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Meet: David Mittman

Mission Planner, Pathfinder
Jet Propulsion Laboratory, Pasadena, California


My Journals

My Job

I am one of several flight engineers on the Mars Pathfinder project. Flight engineers are responsible for the day-to-day operations of the Mars Pathfinder lander and the rover, which will land on Mars July 4, 1997. Each flight engineer specializes in some specific areas of the spacecraft's operations such as long-range planning of activities, commanding the spacecraft, and monitoring the health of the spacecraft in flight. My areas of specialization are in planning the spacecraft's activities, and in sending commands to the spacecraft. These two areas are known as mission planning and flight control. Many of the flight engineers also double as flight directors and have the primary responsibility for ensuring the health and safety of the entire spacecraft.

As a mission planner, I try to balance the requests of the various scientists and engineers who want the lander and rover to perform specific tasks. I'm sort of like a parent who tells you that you can't install Blood-n-Guts 3.4 on your computer at home because your dad wouldn't have enough space left over for BizSnooze Pro 2.0. I have to tell the scientists that they'll have to take fewer pictures because you can't fit 64 megabytes worth of photos of the Martian surface into 48 megabytes of memory. I also get to tell the engineers that built the lander that, unlike the Energizer bunny, the batteries on Mars Pathfinder won't keep going, and going, and going...

As a flight controller, I get to talk with the people in California, Spain and Australia who operate the Jet Propulsion Laboratory's Deep Space Net (DSN). The DSN is the critical communications link between Earth and Mars Pathfinder during its mission. The DSN transmits the commands that tell the spacecraft what to do, and receives the images and other information that the spacecraft sends from Mars.

My Career Journey

For as long as I can remember, I have been interested in science and technology. My curiosity has always been the driving force behind my education and career choices. The majority of my work experience has been in software design and development for a variety of computers. Interestingly enough, I've never really studied computer science in a formal environment; all my experience with computers has been self-taught or acquired on the job. I have a B.A. degree in Psychology from Occidental College in Los Angeles where I studied psychology and philosophy as an approach to cognitive science, which is the multidisciplinary study of how humans think and learn.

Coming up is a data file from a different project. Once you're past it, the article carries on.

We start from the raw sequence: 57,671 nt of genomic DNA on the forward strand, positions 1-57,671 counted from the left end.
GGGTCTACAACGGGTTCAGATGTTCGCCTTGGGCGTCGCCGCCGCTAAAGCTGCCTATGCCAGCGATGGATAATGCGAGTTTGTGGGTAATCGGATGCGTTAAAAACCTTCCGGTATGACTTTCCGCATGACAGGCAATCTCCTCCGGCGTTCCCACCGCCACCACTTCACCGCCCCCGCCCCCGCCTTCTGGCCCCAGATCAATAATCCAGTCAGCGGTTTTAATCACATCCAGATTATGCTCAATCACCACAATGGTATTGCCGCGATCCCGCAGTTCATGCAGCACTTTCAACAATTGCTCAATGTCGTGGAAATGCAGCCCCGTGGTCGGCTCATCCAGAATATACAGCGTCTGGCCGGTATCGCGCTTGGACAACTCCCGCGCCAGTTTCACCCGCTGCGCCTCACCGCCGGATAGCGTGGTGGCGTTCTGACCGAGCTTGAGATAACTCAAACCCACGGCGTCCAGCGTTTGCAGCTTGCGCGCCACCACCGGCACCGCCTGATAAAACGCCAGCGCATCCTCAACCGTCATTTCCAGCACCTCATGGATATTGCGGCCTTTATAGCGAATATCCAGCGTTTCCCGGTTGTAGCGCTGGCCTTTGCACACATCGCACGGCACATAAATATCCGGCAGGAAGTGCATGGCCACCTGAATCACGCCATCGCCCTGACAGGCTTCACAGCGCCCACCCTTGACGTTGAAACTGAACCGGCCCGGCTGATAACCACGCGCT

Why I Enjoy my Job

I enjoy making computers do the things that I want them to do, either because I've learned how to use them properly, or because I've written the software that makes them work. I have worked on several different projects during the 10 years I've been at JPL, all of them involving computers. I don't think that I'd like a job that didn't involve computers in one aspect or another. I enjoy working at JPL because it is easy to find interesting projects which use computers. I've written software for microcomputers using HyperCard, and software for larger computers to control robots at the Kennedy Space Center. I've written software user's guides, and now I'm helping to guide the Mars Pathfinder spacecraft to Mars!

As a Kid

As a kid, I remember getting a subscription to "Scientific American" magazine for my 13th birthday. At that time I couldn't understand most of what was written, but I was interested in the kinds of articles that were in the magazine, articles from all areas of science. I was never a "Popular Mechanics" kind of kid, never interested in just one area of science, I was interested in all areas. I'm sure that because my interest wasn't very focussed, I didn't become an engineer, doctor, or scientist. Instead I learned about the computers which everyone needs to use in their scientific work.

My first experience with computers came in high school when my physics teacher acquired two new Apple II computers. I was able to tinker with them during after-school hours. I would take out "how-to-program" books from the local library and type the computer program examples into the computer to see how they worked. During summer school, I learned how to program in FORTRAN using punch cards on the school district administration mainframe computer; that was my first, and last, formal class on computer programming.

I've worked in a computer store assembling computer systems for sale, I've taught college extension courses on using computers in business, and I've owned my own business offering computer training to businesses and their employees.

I still don't understand absolutely everything in "Scientific American," but I still enjoy reading and learning about new areas of science and technology.

Some Personal Information

I live in Arcadia (population 65,000), a few miles east of the Jet Propulsion Laboratory. My wife, Felice, teaches fifth grade in Duarte, a few miles east of Arcadia. We have two beautiful children, Jenna (age five-and-a-half) and Brandon (age three-and-a-half). Jenna attends kindergarten and daycare where she was recently named Student of the Month. Brandon goes to preschool where he was recently given a promotion to the position of "gate-holder" (he gets to hold the wrought-iron gate open as the other children pass through on the way to recess). We have three cats named Alex, Nikki and Marble, and two goldfish named Azalea and Big Max. Although born in Chicago, I consider myself a Californian, having lived in Arcadia for 30 years. I am 32 years old.


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